• £200,000 to trace and investigate sources of diffuse pollution in and around Southwold, which may be impacting bathing water quality. Plus £52,000 to extend our BeachCare programme, run in partnership with Keep Britain Tidy, which arranges beach cleans along the East of England coastline. BeachCare will be launched in West Mersea, Cleethorpes and Humberton Fitties, and Hunstanton. It’s already successful in Great Yarmouth and Southend.
• £195,000 to protect the natural environment, specifically a protected species of Eel
• We’re finding creative ways to encourage people to change their behaviour and reduce the amount of wipes and fats being put down the drains when it should go in the bin. £25,000 will be used to focus on visitors, residents and businesses in coastal towns like Lowestoft and Southwold, plus Great Yarmouth, Hunstanton, Heacham, Southend, Jaywick, Skegness, Cleethorpes and Humberston.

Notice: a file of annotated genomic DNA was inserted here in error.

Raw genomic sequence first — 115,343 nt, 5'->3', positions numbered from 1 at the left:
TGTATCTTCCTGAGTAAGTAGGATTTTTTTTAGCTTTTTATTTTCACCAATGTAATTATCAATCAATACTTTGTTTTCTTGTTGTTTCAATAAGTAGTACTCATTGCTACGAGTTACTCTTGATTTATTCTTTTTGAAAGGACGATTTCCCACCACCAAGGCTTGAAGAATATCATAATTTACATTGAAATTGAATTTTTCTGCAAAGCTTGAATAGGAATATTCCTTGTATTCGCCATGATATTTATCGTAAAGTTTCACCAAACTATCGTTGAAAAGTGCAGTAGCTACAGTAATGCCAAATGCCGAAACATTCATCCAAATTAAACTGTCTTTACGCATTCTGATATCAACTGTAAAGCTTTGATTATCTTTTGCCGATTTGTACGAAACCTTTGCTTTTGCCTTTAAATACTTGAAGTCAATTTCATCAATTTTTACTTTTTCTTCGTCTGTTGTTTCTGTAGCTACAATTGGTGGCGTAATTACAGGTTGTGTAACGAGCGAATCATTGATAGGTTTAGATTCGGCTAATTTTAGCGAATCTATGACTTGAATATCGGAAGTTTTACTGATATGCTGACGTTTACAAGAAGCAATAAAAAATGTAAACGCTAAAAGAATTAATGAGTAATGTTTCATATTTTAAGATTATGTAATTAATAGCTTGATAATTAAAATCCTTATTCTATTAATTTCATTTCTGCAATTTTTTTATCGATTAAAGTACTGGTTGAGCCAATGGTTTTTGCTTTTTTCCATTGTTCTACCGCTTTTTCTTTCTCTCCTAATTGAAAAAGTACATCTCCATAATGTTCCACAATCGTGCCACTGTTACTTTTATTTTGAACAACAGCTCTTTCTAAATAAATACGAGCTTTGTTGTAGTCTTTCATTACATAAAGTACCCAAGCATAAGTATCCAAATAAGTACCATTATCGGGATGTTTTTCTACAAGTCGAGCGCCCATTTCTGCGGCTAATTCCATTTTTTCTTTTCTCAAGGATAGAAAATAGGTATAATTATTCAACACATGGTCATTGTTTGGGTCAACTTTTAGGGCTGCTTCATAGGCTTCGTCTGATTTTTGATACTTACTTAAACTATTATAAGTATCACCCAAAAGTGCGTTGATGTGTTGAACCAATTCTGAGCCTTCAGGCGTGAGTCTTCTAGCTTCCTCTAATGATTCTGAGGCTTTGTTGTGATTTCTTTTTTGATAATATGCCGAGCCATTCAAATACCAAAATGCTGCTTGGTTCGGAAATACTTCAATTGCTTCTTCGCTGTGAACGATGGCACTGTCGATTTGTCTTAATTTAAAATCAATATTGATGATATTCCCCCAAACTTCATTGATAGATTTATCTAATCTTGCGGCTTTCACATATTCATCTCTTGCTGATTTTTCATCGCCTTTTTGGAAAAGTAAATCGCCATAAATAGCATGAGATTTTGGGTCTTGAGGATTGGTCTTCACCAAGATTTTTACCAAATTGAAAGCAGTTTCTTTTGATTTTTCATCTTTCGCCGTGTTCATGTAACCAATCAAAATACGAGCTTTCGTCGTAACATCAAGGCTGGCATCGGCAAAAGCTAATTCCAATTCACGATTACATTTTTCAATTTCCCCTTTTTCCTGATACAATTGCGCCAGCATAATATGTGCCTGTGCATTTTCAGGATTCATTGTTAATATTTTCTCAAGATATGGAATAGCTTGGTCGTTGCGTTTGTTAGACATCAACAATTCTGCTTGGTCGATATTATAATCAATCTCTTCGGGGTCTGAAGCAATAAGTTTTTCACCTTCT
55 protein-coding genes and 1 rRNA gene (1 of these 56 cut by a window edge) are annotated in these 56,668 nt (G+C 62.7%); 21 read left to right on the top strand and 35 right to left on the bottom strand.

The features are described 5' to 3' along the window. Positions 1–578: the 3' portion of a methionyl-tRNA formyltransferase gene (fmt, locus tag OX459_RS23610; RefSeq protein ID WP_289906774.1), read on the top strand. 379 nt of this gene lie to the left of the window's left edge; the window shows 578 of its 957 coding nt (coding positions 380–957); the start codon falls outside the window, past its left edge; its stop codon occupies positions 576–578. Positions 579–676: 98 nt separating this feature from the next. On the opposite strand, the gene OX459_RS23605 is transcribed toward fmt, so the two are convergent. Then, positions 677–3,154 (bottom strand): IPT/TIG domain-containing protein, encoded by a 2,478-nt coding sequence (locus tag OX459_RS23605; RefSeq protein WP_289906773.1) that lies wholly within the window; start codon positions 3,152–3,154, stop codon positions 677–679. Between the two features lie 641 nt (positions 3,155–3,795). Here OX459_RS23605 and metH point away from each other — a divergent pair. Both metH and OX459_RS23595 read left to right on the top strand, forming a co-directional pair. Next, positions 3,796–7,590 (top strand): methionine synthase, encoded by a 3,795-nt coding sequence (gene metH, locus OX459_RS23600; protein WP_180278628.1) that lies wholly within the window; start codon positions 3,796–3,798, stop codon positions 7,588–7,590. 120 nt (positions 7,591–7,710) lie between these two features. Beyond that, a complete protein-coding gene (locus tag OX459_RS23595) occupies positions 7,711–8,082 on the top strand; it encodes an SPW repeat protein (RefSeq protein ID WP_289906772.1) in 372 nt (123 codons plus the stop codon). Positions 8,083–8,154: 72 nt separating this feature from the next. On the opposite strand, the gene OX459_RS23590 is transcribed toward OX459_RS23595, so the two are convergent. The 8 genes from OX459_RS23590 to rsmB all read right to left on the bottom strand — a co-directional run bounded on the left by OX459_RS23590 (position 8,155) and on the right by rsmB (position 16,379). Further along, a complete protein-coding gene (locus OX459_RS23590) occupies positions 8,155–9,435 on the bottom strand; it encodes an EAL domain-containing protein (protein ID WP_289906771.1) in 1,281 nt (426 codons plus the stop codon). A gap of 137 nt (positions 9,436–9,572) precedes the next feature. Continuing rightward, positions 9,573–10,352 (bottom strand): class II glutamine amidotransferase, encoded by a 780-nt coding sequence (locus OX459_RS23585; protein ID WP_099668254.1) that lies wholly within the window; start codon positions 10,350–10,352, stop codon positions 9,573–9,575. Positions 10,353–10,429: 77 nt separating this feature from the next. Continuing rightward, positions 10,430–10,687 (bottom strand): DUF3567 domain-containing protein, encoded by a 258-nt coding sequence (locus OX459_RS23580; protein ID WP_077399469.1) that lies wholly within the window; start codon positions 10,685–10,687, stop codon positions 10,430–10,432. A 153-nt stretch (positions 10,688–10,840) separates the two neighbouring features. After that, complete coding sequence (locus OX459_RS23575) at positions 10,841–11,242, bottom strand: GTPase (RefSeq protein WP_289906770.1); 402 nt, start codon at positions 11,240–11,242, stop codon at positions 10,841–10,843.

Cambridgeshire
• £6million to continue the resilience works already underway at our Grafham Water Treatment Works
• £1.4million to connect homes in Woodwalton to the mains sewerage network – replacing private cess pits and tanks which can damage the environment
• £800,000 to connect new properties in Brampton and Ely to the public sewer, enabling growth in our region
• £720,000 to protect the natural environment, specifically a protected species of Eel
• £260,000 to match fund flood projects in collaboration with Cambridgeshire’s partner agencies such as local authorities also responsible for the drainage system. This money will get more flood prevention schemes off the ground and help to overcome the challenges of often complex ownership responsibilities across the wider drainage network.